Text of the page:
“The point?” he replied, without pause. “I’m in the world that I’m in and nothing can--”

She smiled, and he had misstepped without thinking. He had spent too much time in the company of a witch, and even the one who claimed immortality of the mind had slackened. She said nothing to mock him, as if sure of her sale, and instead stood up, brushing off her skirts, and almost kindly held a hand out to him. “Let me show you the miracles you want.”

He wanted to deny her, to claim those miracles were dead, but he knew, and knew well, that in some worlds they weren’t, in some worlds, they were together, happy, and in some worlds, they were fighting but alive, and in some worlds, there was love redeemed and within reach, in some worlds, in some worlds--

And Nigel knew, in those worlds, Alan did not exist.

“Another time,” he breezed, standing to walk away, and Bernkastel, the Witch of Miracles, reached a hand once insubstantial out to touch his arm, and intoned, “But I insist.”


“All right,” Nigel said, out of breath and cheeks tear-streaked. “All right.”


There are ways and wiles to witches once wild--their gift, if that it can be called, is of seeing what is actually wanted, rather than what is spoken.


“I have a job for you,” the witch in velvet and lace purred. “Do this for me, and you’ll be free of your pain.”A lie by any other name. He had been given enough warning. There were a few, a matched pair, that had spoken of witches. Yet, he only moved to mirror her, inclined his head theatrically and spoke, “I’m not going to follow a trail of breadcrumbs,” and she only smiled, satisfied, “I have no intent of letting you waste away in the curtains.”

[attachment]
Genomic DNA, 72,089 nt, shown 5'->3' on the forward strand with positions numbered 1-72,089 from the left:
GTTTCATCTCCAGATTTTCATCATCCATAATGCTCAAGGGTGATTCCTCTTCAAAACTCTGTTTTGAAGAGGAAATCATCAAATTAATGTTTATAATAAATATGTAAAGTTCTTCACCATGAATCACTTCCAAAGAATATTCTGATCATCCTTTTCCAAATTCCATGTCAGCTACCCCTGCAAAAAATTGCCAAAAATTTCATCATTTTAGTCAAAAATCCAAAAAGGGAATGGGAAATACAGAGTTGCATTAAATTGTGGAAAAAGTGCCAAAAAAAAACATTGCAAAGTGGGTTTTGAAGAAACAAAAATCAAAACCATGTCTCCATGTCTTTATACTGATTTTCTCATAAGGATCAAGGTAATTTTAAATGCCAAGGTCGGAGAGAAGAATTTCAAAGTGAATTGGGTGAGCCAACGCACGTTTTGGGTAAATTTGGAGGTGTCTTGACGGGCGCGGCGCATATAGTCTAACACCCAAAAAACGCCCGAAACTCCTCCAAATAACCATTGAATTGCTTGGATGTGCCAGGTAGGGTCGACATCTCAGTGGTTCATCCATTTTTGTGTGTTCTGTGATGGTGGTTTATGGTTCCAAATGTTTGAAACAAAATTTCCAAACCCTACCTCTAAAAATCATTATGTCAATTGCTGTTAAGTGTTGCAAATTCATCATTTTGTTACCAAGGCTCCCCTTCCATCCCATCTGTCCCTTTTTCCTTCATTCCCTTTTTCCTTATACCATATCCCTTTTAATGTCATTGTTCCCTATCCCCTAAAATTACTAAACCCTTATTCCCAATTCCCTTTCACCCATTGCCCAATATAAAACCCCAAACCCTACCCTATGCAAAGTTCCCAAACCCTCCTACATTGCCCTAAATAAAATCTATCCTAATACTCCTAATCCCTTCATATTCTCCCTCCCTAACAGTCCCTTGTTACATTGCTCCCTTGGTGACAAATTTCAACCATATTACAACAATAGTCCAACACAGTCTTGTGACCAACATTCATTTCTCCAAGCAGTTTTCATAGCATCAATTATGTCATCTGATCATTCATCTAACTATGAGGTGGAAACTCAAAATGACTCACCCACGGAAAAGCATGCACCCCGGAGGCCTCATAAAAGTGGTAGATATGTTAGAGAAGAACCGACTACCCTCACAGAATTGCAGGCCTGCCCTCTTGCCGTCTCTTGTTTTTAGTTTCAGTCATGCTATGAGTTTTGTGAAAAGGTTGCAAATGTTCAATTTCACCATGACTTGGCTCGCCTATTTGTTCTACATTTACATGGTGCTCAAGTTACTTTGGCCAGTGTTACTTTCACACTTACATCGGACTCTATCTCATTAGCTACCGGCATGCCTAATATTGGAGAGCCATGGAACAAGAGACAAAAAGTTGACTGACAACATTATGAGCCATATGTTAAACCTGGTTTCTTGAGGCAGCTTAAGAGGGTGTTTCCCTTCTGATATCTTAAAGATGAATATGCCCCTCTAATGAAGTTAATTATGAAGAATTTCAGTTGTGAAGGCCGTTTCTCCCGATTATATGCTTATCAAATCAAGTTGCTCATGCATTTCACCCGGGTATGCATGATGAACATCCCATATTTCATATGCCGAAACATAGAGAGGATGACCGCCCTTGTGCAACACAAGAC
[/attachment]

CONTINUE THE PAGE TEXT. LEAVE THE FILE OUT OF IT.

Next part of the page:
Waste away before your time. She smiled again. Her eyes still dead in her skull.

It was another he thought of as he replied, the tell only in tone, for eyes revealed nothing when held as oblique mirrors. “Then I’ll look forward to your game, lady.”

This only gained a giggle, sharp as daggers. “Poor pretty lost child,” Bernkastel crooned. “Trying to play a game you already know you’ve lost. But there might be a miracle for you yet. If it exists, I can find it, so do well in your dance.” Her hand tapped, impatient, against the arm of the chair she had settled into. “It’s nothing so idle a fancy, so take it seriously.

“And remember,” she said, a double-edged blade in every word. “I always repay my debts.”

Nigel wondered if it was meant as a promise or a warning, a bid to succeed or a threat of betrayal, but she had no worry, for in this, Nigel had--

Aha, it was supposed to be funny, wasn’t it? It should have been, but it fell flat nonetheless. The back of his jaw clenched against the threat of tears.

He had nothing, so he would do nothing against her, for the possibility of that miracle.

That empty miracle that he would die for the chance of, all the same.